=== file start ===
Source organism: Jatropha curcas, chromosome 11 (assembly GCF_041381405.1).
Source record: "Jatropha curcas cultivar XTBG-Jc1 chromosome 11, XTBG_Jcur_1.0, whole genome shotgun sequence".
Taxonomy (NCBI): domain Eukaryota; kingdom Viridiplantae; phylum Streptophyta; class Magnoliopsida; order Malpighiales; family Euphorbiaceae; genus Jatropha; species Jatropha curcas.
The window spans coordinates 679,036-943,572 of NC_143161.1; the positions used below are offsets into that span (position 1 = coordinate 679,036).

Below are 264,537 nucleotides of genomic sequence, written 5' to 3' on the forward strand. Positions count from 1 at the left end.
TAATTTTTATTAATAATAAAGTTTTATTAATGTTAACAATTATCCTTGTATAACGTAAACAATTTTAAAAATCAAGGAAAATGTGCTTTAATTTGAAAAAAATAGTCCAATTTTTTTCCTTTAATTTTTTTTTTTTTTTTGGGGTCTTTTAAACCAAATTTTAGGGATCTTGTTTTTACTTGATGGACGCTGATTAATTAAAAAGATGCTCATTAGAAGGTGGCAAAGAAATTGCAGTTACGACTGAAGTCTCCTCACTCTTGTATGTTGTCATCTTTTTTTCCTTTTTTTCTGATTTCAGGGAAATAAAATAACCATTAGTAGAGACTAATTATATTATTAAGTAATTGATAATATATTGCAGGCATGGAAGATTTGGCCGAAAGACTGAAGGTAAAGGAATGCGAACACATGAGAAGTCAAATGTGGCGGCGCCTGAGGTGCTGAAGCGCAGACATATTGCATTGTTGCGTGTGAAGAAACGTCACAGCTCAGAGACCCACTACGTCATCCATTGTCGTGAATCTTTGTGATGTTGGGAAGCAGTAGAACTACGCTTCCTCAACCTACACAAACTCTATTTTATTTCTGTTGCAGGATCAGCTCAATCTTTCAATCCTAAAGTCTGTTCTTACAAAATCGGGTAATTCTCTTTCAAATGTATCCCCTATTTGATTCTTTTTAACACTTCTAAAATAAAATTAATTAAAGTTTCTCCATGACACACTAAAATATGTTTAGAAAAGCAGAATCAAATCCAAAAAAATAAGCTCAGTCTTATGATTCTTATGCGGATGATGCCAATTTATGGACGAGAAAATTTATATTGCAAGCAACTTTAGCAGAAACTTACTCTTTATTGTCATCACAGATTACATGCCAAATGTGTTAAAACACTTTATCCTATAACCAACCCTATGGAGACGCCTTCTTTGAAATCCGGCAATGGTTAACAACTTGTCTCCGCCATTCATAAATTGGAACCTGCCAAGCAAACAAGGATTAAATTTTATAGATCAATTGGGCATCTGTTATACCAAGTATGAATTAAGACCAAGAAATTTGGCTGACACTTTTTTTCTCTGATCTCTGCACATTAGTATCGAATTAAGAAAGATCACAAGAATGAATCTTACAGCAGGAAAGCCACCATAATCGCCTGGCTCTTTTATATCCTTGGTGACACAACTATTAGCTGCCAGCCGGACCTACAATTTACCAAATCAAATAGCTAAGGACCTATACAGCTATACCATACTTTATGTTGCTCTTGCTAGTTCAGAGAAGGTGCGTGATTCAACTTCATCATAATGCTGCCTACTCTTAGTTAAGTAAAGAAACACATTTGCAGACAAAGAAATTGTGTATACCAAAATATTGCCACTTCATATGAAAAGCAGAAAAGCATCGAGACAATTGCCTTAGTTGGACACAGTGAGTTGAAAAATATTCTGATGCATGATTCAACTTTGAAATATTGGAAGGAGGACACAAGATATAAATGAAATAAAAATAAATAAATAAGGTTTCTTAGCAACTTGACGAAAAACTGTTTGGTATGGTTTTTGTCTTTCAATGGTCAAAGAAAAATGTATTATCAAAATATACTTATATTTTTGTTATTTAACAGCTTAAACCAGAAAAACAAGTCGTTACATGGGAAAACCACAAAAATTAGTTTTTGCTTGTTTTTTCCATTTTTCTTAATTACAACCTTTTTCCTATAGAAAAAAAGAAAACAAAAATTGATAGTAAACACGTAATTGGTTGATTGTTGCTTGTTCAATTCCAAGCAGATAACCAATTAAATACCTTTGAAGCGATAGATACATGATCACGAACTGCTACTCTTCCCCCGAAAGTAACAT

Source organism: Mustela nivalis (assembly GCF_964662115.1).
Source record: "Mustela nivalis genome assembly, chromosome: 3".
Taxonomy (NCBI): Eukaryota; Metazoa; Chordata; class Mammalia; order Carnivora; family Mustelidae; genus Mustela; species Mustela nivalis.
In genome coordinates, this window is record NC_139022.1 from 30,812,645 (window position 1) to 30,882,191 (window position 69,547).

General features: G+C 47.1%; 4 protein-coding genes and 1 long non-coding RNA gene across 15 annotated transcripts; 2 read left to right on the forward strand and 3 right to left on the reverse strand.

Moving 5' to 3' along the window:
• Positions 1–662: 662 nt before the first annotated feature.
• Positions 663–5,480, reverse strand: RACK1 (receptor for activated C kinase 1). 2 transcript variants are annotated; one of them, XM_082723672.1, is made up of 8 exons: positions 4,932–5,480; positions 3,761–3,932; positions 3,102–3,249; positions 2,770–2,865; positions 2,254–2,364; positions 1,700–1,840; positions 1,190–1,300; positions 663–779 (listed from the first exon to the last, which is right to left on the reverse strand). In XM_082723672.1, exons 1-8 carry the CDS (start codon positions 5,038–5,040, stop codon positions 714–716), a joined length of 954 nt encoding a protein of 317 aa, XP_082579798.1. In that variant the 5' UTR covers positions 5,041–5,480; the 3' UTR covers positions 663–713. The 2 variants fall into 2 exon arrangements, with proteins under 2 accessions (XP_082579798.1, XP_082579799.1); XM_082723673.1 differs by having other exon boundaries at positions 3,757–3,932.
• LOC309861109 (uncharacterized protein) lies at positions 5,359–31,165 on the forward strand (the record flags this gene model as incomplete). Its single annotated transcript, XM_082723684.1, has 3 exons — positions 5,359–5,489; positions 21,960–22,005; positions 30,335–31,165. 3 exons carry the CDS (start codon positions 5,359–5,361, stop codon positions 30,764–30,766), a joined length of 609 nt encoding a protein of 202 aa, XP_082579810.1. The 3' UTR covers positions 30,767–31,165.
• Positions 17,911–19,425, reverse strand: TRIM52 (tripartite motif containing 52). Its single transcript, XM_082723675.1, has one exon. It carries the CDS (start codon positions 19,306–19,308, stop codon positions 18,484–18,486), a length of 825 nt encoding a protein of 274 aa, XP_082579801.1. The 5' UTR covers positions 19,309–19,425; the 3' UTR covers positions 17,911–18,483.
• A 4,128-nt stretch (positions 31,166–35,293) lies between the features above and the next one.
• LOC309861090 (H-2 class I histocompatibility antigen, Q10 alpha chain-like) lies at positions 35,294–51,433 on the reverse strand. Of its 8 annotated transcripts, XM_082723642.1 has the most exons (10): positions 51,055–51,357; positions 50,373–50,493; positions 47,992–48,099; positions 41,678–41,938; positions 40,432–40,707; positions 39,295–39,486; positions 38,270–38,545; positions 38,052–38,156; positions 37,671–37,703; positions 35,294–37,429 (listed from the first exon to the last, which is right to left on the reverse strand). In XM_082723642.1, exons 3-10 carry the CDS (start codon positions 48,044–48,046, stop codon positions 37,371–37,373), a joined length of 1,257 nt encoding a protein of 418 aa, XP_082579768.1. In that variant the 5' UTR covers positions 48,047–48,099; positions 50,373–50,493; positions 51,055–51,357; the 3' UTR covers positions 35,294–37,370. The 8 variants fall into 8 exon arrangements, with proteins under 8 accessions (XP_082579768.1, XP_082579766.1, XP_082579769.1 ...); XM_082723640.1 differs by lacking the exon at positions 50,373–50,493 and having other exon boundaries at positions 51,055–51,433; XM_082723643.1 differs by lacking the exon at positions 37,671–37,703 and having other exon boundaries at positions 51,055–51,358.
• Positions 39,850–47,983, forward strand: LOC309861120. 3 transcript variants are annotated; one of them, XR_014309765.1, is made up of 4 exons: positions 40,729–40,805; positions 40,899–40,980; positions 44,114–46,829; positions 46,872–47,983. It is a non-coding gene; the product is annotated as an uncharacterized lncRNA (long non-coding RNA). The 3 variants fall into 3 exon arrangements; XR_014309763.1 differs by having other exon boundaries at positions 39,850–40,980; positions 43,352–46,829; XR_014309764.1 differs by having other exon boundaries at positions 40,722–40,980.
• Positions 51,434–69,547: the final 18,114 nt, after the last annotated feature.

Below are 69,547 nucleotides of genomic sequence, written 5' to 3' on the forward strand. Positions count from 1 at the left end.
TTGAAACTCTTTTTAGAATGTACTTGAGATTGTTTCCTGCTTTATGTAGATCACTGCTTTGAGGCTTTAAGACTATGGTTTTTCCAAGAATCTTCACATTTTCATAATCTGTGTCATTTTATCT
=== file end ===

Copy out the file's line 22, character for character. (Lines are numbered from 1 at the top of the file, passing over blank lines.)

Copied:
TTGAAACTCTTTTTAGAATGTACTTGAGATTGTTTCCTGCTTTATGTAGATCACTGCTTTGAGGCTTTAAGACTATGGTTTTTCCAAGAATCTTCACATTTTCATAATCTGTGTCATTTTATCT